I clipped this recipe from Taste of Home magazine several years ago and have found it to be the best-tasting easy beef and broccoli stir-fry. It is credited to Ruth Stahl. I often use charcoal chuck steak, which is very tender and lean. I also like that it doesn't call for any unusual ingredients.
The trick to a successful stir-fry is preparation. Here's a tip: before you go to bed, chop all veggies and refrigerate in sealed bags; the next night, dinner will go a lot quicker! Serve this dish with steamed rice or asian noodles.
Aunt Fanny's restaurant was located in Smyrna, Georgia. This was one of the famous side dishes they served with their good old-fashion cooking. The restaurant is now closed but their squash casserole lives on. Time does not include cooking squash and onion to use in casserole
This is from the Garlic Lover's Cookbook, another recipe tried and loved. Thank you MichEgan for this delightful book Cookbook Swap 2007. This is a very simple dish to make for a weekend or weeknight dinner. Can be dressed up for company without much fuss. A very adaptable recipe. Aromatic and delicious!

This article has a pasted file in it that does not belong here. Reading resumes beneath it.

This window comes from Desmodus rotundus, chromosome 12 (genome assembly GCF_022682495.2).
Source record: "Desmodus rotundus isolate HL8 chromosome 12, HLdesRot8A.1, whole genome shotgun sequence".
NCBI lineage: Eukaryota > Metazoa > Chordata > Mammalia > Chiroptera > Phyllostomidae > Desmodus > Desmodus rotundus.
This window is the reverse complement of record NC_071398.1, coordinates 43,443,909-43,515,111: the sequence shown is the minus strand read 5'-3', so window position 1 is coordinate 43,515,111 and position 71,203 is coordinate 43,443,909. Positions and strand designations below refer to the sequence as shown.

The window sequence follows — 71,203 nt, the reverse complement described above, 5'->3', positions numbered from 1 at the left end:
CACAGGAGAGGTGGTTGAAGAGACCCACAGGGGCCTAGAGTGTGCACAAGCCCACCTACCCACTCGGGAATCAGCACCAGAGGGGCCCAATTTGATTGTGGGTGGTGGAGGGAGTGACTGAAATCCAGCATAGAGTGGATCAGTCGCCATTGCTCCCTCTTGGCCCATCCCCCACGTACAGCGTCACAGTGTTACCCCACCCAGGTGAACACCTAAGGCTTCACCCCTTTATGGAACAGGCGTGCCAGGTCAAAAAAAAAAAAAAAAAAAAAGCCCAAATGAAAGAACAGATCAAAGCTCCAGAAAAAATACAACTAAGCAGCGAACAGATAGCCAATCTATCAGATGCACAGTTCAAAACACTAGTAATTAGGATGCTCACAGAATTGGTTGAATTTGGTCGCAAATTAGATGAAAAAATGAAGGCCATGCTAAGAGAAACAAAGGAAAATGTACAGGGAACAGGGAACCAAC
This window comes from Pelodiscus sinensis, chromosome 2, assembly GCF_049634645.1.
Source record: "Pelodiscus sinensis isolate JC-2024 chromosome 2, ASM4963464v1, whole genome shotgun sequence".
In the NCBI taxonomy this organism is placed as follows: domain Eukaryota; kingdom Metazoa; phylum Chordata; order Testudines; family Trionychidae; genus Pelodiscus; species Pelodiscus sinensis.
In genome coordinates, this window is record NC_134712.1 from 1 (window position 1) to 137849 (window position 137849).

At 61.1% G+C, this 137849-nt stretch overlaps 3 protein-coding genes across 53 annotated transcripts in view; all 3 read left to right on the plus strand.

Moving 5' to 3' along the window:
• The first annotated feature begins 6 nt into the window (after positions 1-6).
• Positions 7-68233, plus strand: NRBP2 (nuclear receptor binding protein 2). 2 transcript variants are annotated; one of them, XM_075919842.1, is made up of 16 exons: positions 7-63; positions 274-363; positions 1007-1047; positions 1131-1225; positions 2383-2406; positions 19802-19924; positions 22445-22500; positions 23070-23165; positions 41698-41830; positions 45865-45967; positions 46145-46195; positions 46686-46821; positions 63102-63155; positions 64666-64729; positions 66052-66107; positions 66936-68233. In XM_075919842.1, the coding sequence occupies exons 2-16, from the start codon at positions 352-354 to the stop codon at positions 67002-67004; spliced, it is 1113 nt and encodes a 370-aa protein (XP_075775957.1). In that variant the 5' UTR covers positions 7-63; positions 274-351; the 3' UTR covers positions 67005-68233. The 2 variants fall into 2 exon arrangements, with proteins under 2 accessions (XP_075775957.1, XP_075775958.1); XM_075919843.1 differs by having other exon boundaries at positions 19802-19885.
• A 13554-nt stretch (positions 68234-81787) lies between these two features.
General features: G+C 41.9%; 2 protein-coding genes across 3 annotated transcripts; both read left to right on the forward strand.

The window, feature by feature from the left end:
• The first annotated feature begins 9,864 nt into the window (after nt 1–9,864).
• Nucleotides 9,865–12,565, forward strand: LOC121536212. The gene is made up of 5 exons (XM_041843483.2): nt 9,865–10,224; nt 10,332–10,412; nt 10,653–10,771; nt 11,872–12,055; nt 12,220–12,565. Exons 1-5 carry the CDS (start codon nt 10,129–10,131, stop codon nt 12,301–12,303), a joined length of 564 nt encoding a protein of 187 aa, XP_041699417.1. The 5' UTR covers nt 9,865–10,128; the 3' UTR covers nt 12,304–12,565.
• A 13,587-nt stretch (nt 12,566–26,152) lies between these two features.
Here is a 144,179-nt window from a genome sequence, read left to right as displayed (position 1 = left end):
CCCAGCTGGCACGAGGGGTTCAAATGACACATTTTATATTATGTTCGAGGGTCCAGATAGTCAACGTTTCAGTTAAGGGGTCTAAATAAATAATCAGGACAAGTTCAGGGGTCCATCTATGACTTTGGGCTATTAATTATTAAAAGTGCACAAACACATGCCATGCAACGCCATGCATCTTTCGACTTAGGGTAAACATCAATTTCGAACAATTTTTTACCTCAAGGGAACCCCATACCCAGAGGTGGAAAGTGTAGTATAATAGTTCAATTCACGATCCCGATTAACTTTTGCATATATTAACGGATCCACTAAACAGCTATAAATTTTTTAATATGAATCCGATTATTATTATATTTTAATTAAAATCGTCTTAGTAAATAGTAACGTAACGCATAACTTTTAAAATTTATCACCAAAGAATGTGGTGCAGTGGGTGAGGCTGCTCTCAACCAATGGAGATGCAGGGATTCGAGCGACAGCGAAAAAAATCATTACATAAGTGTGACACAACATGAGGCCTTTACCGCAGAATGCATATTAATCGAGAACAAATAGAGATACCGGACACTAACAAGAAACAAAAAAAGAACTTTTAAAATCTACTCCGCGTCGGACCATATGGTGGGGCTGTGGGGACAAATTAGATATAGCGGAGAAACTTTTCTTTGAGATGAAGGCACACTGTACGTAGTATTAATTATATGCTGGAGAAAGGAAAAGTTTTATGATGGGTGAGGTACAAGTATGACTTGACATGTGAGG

Adapted from Martin Yan's Chinese Cooking for Dummies. This is my favorite stir-fry sauce. It makes enough for two meals. Having extra on hand makes for a quick meal. My son will actually eat vegetables he can dip in the sauce! WARNING about the amount of soy sauce. When I used Kikkoman soy sauce, I found this sauce far too salty. I now use Angostura, which is much lower in salt. When adding soy sauce, start with less than half the amount and slowly add more to taste. Using vegetable broth makes this vegetarian. Yield: 1 3/4 cups (couldn't get that amount entered)
A number of years ago when our town used to hold a Farmers' Market they were giving out samples of veggies stirfried in this sauce and passed out the recipe to those that requested it. Very simple to make and tastes great in basically any type of stirfry...pork, chicken, shrimp or beef.
This recipe is nice and spicy. The version below has an average amount of chili in it, but if you are like us and love a bit of heat you can add another couple of spoons of Sambal Oelek. Better yet, go crazy with some Sriracha sauce or some fresh chilies. This recipe is adapted from an Australian Women's Weekly cookbook. UPDATE: Changed the cut of meat after the first review to make it more relevant to North America.